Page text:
4 The Maturity Date of a Note When a note is signed, the maker of the note agrees to repay the amount of the note within a certain period of time, usually stated in days, months, or years. This time period is the term of the note. Both the term and the issue date (date on which the note is signed) are needed to determine the maturity date (due date) of a note. In the note in Figure 6, Michael Brown, manager of On Your Mark Athletic Wear, agreed to pay Athletic Equipment Inc. the principal plus interest 90 days from September. To determine the maturity date:. Determine the number of days remaining in the month in which the note is issued. No interest is charged for the issue date, so subtract the date of the note from the number of days in the month. 0 days in September days issue date is September 6 days AS READ YOU Key Point Number of Days in Months January, March, May, July, August, October, and December have days. April, June, September, and November have 0 days. February has 8 days (9 days in a leap year).. Determine the number of days remaining after the first month. To do this subtract the number of days calculated in Step from the term of the note.. Subtract the number of days in the next month (October) from the number of days remaining after Step. 90 days term of note 6 days in September 7 days remaining 7 days days in October days remaining. Subtract the number of days in the next month (November) from the days remaining after Step.. Since there are only days remaining, the due date is days into the next month (December). days 0 days in November days remaining The due date for this note is December. Some businesses and banks use time calendars to calculate a note s maturity date. Figure 6 on page 7 shows an example of a time calendar. The time calendar has two sets of days: () the day of the month (left and right columns), and () the day of the year, by month (middle column). To calculate a maturity date using the time calendar, follow these steps:. Locate the issue date of the note (for example, ) in the Day of month column. Move across the month columns to the issue month (September). In our example September is the 7th day of the year.. Add the number of days in the term of the note (90) to the day of the year. The sum of the two numbers is 7 (7 90).. Find the number 7 in the month columns. The 7th day of the year is in December. The maturity month is December. Move across to the Day of month column. The 7th day of the year corresponds to the th day of the month. The due date of the note is December. AS READ YOU In Your Own Words Maker and Payee Explain who the maker and the payee of a note are. Section Promissory Notes 7

5 Day of month Jan. Feb. Mar. Apr. May June July Aug. Sept. Oct. Nov. Dec. Day of month Figure 6 Time Calendar NOTE: For leap years, after February 8, the number of the day is one greater than that given in the table. Connect to ECONOMICS Napoleon created the Bank of France in 800 to control inflation and high prices. He required every citizen to pay taxes. The government used the taxes to make loans to businesses, which created jobs for the middle class. This policy made Napolean popular. Calculation of Interest on a Note How Do You Calculate Interest on a Note? Interest is the fee charged for the use of money. The interest rate is the interest stated as a percentage of the principal. The interest on a promissory note is based on three factors: principal, interest rate, and term of the note. Calculating Interest Using a Formula The formula used to calculate interest follows: Interest Principal Interest Rate Time Interest rates are usually stated on an annual basis, that is, on a borrowing period of one year. To find the interest on a one-year promissory note, multiply the principal by the interest rate. The interest on an.%, one-year $,00 promissory note is $87.0 ($,00. $87.0). If the term of a promissory note is less than one year, the time in the calculation is expressed as a fraction of one year. The fraction may be stated in days or months. For example, on September On Your Mark signed a note for $,00 at.% interest for 90 days. Since the term 7 Chapter 6 Notes Payable and Receivable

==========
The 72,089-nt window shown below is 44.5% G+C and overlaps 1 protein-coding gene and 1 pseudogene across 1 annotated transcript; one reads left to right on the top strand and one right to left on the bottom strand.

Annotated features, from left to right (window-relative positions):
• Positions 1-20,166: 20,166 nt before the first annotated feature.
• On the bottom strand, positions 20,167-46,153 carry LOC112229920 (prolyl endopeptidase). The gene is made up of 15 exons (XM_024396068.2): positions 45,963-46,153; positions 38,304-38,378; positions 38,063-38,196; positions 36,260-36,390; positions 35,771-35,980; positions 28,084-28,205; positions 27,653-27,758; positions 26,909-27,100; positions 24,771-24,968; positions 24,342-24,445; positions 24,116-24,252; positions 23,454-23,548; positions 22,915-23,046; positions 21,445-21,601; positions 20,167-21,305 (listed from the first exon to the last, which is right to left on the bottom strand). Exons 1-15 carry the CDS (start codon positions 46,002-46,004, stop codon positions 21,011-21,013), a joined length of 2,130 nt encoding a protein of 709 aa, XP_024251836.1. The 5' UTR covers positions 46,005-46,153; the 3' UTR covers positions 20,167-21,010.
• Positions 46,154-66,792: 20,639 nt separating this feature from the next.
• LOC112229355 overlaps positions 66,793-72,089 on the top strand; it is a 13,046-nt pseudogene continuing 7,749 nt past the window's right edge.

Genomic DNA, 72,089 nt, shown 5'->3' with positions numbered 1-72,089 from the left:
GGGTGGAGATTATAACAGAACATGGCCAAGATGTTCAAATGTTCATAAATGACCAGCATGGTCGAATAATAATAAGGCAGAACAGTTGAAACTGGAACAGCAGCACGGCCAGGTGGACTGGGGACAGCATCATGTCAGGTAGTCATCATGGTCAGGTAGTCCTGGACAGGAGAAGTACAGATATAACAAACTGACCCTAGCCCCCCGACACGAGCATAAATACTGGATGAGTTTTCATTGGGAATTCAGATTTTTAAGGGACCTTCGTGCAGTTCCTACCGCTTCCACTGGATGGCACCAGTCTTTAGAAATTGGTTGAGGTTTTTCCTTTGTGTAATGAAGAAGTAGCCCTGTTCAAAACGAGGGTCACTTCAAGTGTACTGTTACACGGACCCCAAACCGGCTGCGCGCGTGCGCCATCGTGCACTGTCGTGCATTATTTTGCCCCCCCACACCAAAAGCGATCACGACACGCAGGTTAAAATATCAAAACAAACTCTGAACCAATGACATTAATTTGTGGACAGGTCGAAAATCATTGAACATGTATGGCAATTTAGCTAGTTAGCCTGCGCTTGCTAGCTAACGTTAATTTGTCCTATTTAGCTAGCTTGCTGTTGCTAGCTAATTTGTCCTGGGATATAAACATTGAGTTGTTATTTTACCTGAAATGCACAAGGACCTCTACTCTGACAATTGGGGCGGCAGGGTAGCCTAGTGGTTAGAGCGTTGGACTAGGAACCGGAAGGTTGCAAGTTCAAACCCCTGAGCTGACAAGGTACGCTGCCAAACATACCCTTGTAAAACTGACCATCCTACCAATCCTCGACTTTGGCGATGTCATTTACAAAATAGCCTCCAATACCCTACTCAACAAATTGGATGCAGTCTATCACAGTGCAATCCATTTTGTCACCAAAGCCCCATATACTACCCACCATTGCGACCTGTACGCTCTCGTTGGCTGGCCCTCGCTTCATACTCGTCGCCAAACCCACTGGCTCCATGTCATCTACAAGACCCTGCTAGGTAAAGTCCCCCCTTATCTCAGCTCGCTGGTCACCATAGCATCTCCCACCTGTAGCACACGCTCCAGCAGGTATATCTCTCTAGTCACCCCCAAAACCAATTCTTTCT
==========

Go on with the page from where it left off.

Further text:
6 of the note is expressed in days, 6 days is used as the denominator of the time fraction. The interest is calculated as follows: Principal Interest Rate Time Interest $,00. 90/6 $70.89 The interest on the note shown in Figure 6 on page 7 is $ On the maturity date, On Your Mark will repay the maturity value of the note. Maturity value is the amount due at the due date. In our example the maturity value is $,70.89 ($,00.00 $70.89). If the term of this note had been three months instead of 90 days, the denominator of the time fraction would be. The interest would be calculated as follows: Principal Interest Rate Time Interest $,00. / $7.88 AS READ YOU Key Point Interest Rates Interest rates are stated for a period of one year. To calculate interest on a note signed for a period of less than one year, express the term of the note as a fraction of one year. The maturity value would be $,7.88 ($,00.00 $7.88). Calculating Interest Using an Interest Table To calculate interest, businesses and banks often use an interest table similar to the one in Figure 6. We use On Your Mark s note to illustrate. Find the term of the note in the Day column, 90. Follow the row across until you reach the column for the interest rate,.%. Where the Day row and the Interest column meet is a factor,.866. The factor is based on a principal amount of $00. Divide the principal of the note by 00. The result is ($,00 00). Multiply the result by the factor to find the interest. The interest is $70.89 (.866). In this example the interest calculated using both the equation and the interest table are the same. Sometimes small differences occur due to rounding. SIMPLE INTEREST ON $00 (6 DAY BASIS) DAY.0 % INTEREST DAY.7 % INTEREST DAY.00 % INTEREST DAY. % INTEREST DAY.0 % INTEREST DAY.7 % INTEREST Figure 6 Interest Table Section Promissory Notes 7